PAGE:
Senscot Bulletin: 27-01-2006

Dear members and friends,

Previous time my pal Keith and I attended a London board meeting, the last EasyJet from Stansted was delayed 3 hours.  Catching the same flight on Wednesday with an hour to kill, we go for a pizza – the gossip is so good we forget the time.  We run to the gate (Keith does – I can’t run) but they won’t let us on. Feel like a couple of plonkers. Last flight of the day is a Ryanair to Prestwick – they charge us £165 each – and we still had to get from Prestwick. ‘The low cost airline’ –  my ars*.
 Some weeks I feel the universe is blanking me.  Folk don’t return calls – no one seems to be listening – I feel insubstantial.  This week was like that.  By Thursday it got to me.  In the checkout at Comet buying a heater – the guy asks my postcode, but the computer doesn’t recognise me – he keeps trying.  I cracked.  ‘Listen’ I said, ‘I’ve decided that I don’t want you to know where I live – I’m homeless.  Do you want my money or not.’  He summoned security and the manager.  I went a bit OTT. 
 E.F.Schumacher in his book ‘Good Work’, tells an anecdote about a couple with an 8 year old lad at the next table in a restaurant.  The waitress is taking the order – the boy chooses liver and bacon – father studies the menu and orders 3 steaks.  The waitress repeats ‘one liver and bacon and 2 steaks’ and goes away.  The boy remarks ‘Mummy, that woman thinks I’m real.’  Sometimes that’s how it feels.

This week, Aidan attended the UK Coalition’s Voice 06 Conference in Manchester. He writes, ‘For the second year running, the UK Coalition’s conference attracted around 700 people and demonstrated again that, in England at least, the social enterprise sector has the full support of government. So much so, in fact, that the conference opened with a recorded video message from the Prime Minister that described the sector as being ‘central to the government’s agenda for reform’. Their vision is of a sector that becomes a mainstream choice for setting up in business. At present, social enterprises make up1% of the business sector in the UK. In order for these aspirations to be fulfilled, it is crucial that that high quality and credible support is available to stimulate more success stories. Whilst there appears general agreement on this, the real challenge is identifying the right structure and delivery of this support.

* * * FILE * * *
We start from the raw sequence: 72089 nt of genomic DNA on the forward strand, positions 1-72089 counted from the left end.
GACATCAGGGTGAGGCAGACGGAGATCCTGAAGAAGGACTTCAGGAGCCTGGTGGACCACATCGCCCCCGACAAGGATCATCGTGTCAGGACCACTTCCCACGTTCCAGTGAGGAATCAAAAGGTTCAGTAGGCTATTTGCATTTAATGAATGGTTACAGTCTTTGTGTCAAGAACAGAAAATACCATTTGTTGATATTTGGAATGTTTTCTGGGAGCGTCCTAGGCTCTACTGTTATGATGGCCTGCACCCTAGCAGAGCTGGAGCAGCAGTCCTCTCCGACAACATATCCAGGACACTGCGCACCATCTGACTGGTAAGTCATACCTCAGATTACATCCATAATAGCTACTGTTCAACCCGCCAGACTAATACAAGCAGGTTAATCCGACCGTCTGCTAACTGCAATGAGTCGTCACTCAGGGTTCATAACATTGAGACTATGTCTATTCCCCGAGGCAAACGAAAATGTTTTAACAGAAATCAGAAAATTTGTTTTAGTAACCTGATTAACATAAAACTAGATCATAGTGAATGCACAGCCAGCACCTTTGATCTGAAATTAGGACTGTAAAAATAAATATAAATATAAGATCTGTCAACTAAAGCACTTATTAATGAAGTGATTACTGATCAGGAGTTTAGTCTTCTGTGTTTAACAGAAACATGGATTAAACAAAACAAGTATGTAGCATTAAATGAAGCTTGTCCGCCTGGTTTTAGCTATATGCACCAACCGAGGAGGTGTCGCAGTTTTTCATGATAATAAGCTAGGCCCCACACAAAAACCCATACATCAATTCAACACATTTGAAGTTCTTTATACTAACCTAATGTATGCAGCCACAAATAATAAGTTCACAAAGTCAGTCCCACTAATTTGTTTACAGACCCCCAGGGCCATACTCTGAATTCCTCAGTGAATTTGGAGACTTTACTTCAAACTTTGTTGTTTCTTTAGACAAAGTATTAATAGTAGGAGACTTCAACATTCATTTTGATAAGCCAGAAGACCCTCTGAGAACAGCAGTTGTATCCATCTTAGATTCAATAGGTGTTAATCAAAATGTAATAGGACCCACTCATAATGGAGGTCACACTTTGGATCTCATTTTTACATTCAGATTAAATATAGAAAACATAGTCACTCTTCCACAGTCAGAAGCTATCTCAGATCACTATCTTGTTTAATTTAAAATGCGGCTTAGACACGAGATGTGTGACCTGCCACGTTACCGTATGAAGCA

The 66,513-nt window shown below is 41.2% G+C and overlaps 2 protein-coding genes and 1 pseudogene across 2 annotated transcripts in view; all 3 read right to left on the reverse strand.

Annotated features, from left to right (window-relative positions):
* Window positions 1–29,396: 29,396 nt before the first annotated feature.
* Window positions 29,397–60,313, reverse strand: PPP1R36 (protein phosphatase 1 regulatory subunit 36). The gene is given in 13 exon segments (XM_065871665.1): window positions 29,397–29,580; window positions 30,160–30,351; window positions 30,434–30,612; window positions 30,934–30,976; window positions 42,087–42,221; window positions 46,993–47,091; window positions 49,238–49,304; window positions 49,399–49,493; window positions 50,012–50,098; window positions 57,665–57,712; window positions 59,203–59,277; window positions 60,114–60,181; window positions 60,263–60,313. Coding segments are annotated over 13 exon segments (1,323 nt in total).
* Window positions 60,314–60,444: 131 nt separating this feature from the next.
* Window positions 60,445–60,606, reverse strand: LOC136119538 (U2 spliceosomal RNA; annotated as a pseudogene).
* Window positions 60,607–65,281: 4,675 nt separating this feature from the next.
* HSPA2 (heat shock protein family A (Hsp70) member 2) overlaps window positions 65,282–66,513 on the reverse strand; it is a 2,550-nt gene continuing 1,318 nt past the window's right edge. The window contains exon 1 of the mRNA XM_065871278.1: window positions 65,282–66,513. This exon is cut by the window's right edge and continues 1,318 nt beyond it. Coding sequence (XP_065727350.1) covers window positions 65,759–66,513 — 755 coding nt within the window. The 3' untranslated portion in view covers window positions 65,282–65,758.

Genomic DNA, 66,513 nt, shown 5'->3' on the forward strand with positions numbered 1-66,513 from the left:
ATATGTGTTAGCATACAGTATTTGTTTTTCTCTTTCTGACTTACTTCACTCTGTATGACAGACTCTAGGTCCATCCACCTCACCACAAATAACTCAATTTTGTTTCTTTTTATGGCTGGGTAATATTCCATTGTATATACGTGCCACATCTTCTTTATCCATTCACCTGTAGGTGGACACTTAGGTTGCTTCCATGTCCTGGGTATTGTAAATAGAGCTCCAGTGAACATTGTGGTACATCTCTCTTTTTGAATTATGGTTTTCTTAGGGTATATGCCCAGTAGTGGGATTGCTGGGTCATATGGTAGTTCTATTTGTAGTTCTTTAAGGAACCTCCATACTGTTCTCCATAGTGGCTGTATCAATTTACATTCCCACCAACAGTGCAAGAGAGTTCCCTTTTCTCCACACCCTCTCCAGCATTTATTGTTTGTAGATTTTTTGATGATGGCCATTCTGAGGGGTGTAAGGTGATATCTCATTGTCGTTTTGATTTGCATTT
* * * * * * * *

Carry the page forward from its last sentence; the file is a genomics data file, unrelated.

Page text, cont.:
Regular readers will know that we have, for months been trying to find out when the Executive intends to honour their promise to appoint a Social Economy Advisory board.  Murdo Fraser MSP asked the Minister formally and received this answer from Johann Lamont. ‘We expect the Social Economy Advisory Board to be operational by March 2006.  The board will advise Ministers on the future development of the social economy.  This will include advising on the Social Enterprise Strategy and the future development of the Futurebuilders Scotland programme.  I expect to announce membership of the Board shortly:

At Senscot, we value our independence – our freedom to innovate. But undertaking controversial (unfundable) activity depends on having some unrestricted funds.  Every January we invite recipients of the bulletin to send a donation for new work. This year we’ve got ideas to help members access the massive NHS budgets. Individuals are invited to send £10, £25 or £50 and organisations £50 or £100. If you require an invoice, email So far 20 of you have contributed £1600. Our thanks to the following: You can also donate online at this link.

NOTICES/EXCHANGE: Space constraints mean we can’t carry every notice sent but please any relevant items (before noon Thursday) to and we’ll post them on our site. This week: